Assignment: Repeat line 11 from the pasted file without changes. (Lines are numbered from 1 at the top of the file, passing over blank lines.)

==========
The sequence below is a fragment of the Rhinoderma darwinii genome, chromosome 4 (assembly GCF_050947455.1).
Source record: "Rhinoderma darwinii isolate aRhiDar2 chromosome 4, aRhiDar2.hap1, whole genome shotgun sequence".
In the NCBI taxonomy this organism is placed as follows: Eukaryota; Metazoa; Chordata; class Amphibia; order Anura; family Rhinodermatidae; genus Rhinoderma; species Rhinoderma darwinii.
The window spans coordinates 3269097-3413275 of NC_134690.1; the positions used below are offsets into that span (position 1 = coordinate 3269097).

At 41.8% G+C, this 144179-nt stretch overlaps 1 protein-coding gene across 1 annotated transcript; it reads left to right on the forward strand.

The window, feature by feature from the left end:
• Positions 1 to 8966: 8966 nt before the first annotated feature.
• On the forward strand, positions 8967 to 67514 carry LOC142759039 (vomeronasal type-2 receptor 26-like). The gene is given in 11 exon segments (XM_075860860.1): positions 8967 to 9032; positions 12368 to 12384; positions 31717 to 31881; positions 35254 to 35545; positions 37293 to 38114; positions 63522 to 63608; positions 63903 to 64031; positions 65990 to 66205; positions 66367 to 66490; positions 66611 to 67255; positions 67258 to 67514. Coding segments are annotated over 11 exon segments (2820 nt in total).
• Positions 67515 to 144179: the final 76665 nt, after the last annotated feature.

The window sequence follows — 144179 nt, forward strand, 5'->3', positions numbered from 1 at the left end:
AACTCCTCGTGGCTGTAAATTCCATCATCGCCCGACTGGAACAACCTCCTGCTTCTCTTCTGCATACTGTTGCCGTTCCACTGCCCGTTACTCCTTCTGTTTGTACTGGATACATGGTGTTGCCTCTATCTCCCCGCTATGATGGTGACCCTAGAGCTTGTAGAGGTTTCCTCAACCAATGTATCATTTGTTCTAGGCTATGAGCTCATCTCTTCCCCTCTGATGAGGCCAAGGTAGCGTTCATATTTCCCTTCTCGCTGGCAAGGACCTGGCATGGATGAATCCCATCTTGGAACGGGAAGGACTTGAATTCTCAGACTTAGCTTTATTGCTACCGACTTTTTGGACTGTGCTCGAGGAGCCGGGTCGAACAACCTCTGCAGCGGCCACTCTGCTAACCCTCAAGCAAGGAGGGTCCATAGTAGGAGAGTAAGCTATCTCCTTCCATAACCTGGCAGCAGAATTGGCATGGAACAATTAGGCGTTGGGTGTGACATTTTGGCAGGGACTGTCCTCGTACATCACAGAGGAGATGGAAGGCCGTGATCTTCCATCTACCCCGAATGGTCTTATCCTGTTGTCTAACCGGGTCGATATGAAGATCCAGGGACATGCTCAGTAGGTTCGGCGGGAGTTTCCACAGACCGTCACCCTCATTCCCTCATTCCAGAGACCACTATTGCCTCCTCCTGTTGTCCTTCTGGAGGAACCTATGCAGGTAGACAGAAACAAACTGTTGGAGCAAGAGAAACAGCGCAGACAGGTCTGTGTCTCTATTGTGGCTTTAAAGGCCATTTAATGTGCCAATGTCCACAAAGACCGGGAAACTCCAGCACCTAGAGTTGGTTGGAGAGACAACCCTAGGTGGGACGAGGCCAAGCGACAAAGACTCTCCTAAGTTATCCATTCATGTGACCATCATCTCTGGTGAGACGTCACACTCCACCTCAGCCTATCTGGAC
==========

AACTCCTCGTGGCTGTAAATTCCATCATCGCCCGACTGGAACAACCTCCTGCTTCTCTTCTGCATACTGTTGCCGTTCCACTGCCCGTTACTCCTTCTGTTTGTACTGGATACATGGTGTTGCCTCTATCTCCCCGCTATGATGGTGACCCTAGAGCTTGTAGAGGTTTCCTCAACCAATGTATCATTTGTTCTAGGCTATGAGCTCATCTCTTCCCCTCTGATGAGGCCAAGGTAGCGTTCATATTTCCCTTCTCGCTGGCAAGGACCTGGCATGGATGAATCCCATCTTGGAACGGGAAGGACTTGAATTCTCAGACTTAGCTTTATTGCTACCGACTTTTTGGACTGTGCTCGAGGAGCCGGGTCGAACAACCTCTGCAGCGGCCACTCTGCTAACCCTCAAGCAAGGAGGGTCCATAGTAGGAGAGTAAGCTATCTCCTTCCATAACCTGGCAGCAGAATTGGCATGGAACAATTAGGCGTTGGGTGTGACATTTTGGCAGGGACTGTCCTCGTACATCACAGAGGAGATGGAAGGCCGTGATCTTCCATCTACCCCGAATGGTCTTATCCTGTTGTCTAACCGGGTCGATATGAAGATCCAGGGACATGCTCAGTAGGTTCGGCGGGAGTTTCCACAGACCGTCACCCTCATTCCCTCATTCCAGAGACCACTATTGCCTCCTCCTGTTGTCCTTCTGGAGGAACCTATGCAGGTAGACAGAAACAAACTGTTGGAGCAAGAGAAACAGCGCAGACAGGTCTGTGTCTCTATTGTGGCTTTAAAGGCCATTTAATGTGCCAATGTCCACAAAGACCGGGAAACTCCAGCACCTAGAGTTGGTTGGAGAGACAACCCTAGGTGGGACGAGGCCAAGCGACAAAGACTCTCCTAAGTTATCCATTCATGTGACCATCATCTCTGGTGAGACGTCACACTCCACCTCAGCCTATCTGGAC